Perhaps 50 years from now, Taiwan may be like a province of China in all but name, some analysts say.

Taiwan may very well be able to keep its current democratic system and self-rule, and China's leaders may even eventually accept the concept of Taiwan having a president, analysts say.

Finally, an acquaintance of mine passed around this witty Chinese tone drill from her father on Taiwan-China relations: The Four stages of Tong: 1 通, 2 同 , 3 統 , 4 痛

REFERENCES: ECFA text and related articles. ETFs and Taiwan. DPP anti-ECFA ads on Youtube.
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20 comments:

Anonymous said...

Polls DO NOT show a majority of the island supports the deal.

You're right, of course, but we need to also remind ourselves that the uncritical international media only accepts the press-releases sent out by the KMT. They don't bother to look at other sources.

Sage said...

"China to Drop Tariff on Taiwanese Bike Parts
SportsOneSource Media
Posted: 6/29/2010
China and Taiwan signed a landmark trade agreement Tuesday that will greatly lower tariffs on Taiwanese bicycles and bicycle parts imported into China.

China now collects a 17% tariff on bicycles and bicycle parts imported from Taiwan. Under the Economic and Co-operation Framework Agreement, that tariff would be eliminated over three years.

In an interview with the Financial Times, the CFO for Giant Manufacturing, the world’s largest bike maker, said the deal would enable it to export more carbon fiber bikes to the mainland. Giant currently makes it high end bikes in Taiwan and uses factories in China for more moderately priced aluminum and steel framed bikes."

** So ... Taiwan's opportunity to maintain a "point of difference" and produce technical, high end quality "finished" products in Taiwan,(the high end range of bikes as example?)... will soon be history.

As Ross Perot might ask, "Can you hear that sucking sound". That's the sound of the few remaining jobs left in yet another Taiwan industry.

The noose is being tightened

Michael Turton said...

You're right, of course, but we need to also remind ourselves that the uncritical international media only accepts the press-releases sent out by the KMT. They don't bother to look at other sources.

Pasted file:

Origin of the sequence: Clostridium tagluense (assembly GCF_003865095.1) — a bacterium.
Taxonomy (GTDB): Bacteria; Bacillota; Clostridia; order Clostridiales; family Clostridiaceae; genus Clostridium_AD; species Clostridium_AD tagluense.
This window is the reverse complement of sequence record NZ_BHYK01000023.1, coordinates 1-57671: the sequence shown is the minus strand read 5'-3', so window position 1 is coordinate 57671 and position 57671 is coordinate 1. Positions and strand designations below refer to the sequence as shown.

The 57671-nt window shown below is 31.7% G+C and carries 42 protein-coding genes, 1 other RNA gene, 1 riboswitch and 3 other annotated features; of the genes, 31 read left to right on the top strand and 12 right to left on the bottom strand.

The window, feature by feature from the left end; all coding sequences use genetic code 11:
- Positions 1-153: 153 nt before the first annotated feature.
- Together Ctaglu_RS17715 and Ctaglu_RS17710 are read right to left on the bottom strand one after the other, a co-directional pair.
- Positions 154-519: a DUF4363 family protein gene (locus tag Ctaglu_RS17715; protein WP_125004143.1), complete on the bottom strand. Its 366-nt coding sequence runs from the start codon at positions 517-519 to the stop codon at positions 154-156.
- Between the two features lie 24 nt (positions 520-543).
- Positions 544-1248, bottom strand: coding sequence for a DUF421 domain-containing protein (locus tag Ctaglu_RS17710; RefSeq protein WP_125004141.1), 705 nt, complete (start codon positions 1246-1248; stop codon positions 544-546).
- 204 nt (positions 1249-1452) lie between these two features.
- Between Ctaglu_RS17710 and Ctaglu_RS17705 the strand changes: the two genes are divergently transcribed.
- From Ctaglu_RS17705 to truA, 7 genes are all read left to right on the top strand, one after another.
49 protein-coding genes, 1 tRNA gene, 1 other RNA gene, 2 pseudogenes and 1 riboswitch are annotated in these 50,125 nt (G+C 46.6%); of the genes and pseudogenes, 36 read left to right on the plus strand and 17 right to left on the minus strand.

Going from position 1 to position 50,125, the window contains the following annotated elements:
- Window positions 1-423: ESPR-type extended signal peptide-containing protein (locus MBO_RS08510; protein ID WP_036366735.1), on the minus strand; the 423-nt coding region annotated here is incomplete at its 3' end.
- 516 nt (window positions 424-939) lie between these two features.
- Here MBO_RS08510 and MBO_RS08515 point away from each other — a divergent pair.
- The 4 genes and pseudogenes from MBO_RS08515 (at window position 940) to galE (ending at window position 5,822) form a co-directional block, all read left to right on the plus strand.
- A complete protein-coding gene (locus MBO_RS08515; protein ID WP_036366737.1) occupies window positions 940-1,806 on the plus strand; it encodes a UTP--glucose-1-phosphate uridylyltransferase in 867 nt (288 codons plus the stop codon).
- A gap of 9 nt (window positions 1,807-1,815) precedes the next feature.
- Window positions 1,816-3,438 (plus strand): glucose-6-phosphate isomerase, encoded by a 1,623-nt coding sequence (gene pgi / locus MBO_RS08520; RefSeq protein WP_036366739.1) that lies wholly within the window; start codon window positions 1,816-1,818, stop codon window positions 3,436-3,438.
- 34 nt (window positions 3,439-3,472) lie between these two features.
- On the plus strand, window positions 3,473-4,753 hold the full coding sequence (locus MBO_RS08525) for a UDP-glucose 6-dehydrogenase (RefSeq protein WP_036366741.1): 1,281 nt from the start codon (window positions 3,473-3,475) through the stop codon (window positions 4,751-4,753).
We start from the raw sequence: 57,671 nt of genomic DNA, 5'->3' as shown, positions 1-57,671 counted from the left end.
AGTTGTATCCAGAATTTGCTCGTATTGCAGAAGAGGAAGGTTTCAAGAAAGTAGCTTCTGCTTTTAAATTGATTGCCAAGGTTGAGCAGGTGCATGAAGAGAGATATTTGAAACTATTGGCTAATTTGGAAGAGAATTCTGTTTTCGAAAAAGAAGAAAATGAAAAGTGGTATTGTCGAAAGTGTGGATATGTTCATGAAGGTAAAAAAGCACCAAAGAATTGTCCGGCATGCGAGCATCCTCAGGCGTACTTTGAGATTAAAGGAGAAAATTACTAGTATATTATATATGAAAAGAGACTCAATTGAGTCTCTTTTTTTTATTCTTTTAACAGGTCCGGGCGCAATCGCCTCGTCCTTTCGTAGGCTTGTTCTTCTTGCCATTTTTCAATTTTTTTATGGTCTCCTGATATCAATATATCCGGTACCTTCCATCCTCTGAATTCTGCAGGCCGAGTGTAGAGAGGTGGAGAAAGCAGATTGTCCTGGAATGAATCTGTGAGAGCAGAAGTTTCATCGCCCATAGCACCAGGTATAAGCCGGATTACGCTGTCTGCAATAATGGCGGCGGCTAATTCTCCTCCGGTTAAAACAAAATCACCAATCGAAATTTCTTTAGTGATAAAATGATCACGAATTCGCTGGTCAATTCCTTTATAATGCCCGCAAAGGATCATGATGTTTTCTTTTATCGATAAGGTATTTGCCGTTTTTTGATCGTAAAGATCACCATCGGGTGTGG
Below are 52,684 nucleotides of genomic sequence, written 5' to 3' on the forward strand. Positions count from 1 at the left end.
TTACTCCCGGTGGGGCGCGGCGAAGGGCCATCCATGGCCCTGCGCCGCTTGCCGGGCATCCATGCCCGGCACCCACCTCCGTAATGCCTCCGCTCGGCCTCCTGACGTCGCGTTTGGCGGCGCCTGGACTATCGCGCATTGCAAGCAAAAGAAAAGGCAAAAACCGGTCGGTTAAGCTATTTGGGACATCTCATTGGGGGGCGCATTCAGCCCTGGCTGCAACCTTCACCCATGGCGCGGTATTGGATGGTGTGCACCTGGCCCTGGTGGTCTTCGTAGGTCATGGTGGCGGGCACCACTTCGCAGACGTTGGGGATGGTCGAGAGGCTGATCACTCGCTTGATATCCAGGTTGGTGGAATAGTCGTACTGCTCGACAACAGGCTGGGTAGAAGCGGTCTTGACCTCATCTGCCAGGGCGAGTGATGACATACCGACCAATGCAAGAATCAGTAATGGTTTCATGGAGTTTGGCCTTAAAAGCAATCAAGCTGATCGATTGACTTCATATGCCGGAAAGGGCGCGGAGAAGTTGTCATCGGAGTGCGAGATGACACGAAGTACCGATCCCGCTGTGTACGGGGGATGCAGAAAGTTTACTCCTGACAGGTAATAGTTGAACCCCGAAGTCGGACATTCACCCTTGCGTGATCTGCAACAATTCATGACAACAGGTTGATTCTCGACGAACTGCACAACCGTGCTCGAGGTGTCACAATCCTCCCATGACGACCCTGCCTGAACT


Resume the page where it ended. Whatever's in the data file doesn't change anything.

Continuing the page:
I don't think this is the "uncritical international media at work" but a particular damn fool working for AP.

Anonymous said...

I don't think this is the "uncritical international media at work" but a particular damn fool working for AP.

Yes, and another damn fool at Reuters, another at the BBC, another at CNN, and another at AFP.

Robert R. said...

"...it may be very difficult to separate Taiwan from China." ... "For example, ... many people around you may be Chinese compatriots"

Well, it won't help if you call them compatriots.

janice said...

I really had to laugh at this bit in the WaPo piece:

"Taiwan has been badly battered by the global economic crisis that began in 2008. It was unable to jump-start its export-oriented economy without full and free access to China's massive market."

really?? A quick look at the numbers would have shown that export orders have been heating up for months, completely independently of ECFA. I can't find the articles on this that Michael linked to a week or so ago, but somebody might want to dig them up and point them out to these so-called reporters.

Also,

""Taiwan needed this trade deal far more than China. The mainland has signed similar free-trade agreements with the 10 member-nations of ASEAN, the Association of Southeast Asian Nations, and Beijing is in talks for similar deals with South Korea and Japan. None of those countries would negotiate similar arrangements with Taiwan -- which is diplomatically isolated in the region -- unless it had first reached its own deal with China.

Way to not point out all of the (widely-available) evidence casting doubt that these other putative FTAs will ever happen. But then, it's John Pomfret and two researchers in China, so what do you expect.

janice said...

I really had to laugh at this bit in the WaPo piece:

"Taiwan has been badly battered by the global economic crisis that began in 2008. It was unable to jump-start its export-oriented economy without full and free access to China's massive market."

really?? A quick look at the numbers would have shown that export orders have been heating up for months, completely independently of ECFA. I can't find the articles on this that Michael linked to a week or so ago, but somebody might want to dig them up and point them out to these so-called reporters.

Also,

""Taiwan needed this trade deal far more than China. The mainland has signed similar free-trade agreements with the 10 member-nations of ASEAN, the Association of Southeast Asian Nations, and Beijing is in talks for similar deals with South Korea and Japan. None of those countries would negotiate similar arrangements with Taiwan -- which is diplomatically isolated in the region -- unless it had first reached its own deal with China.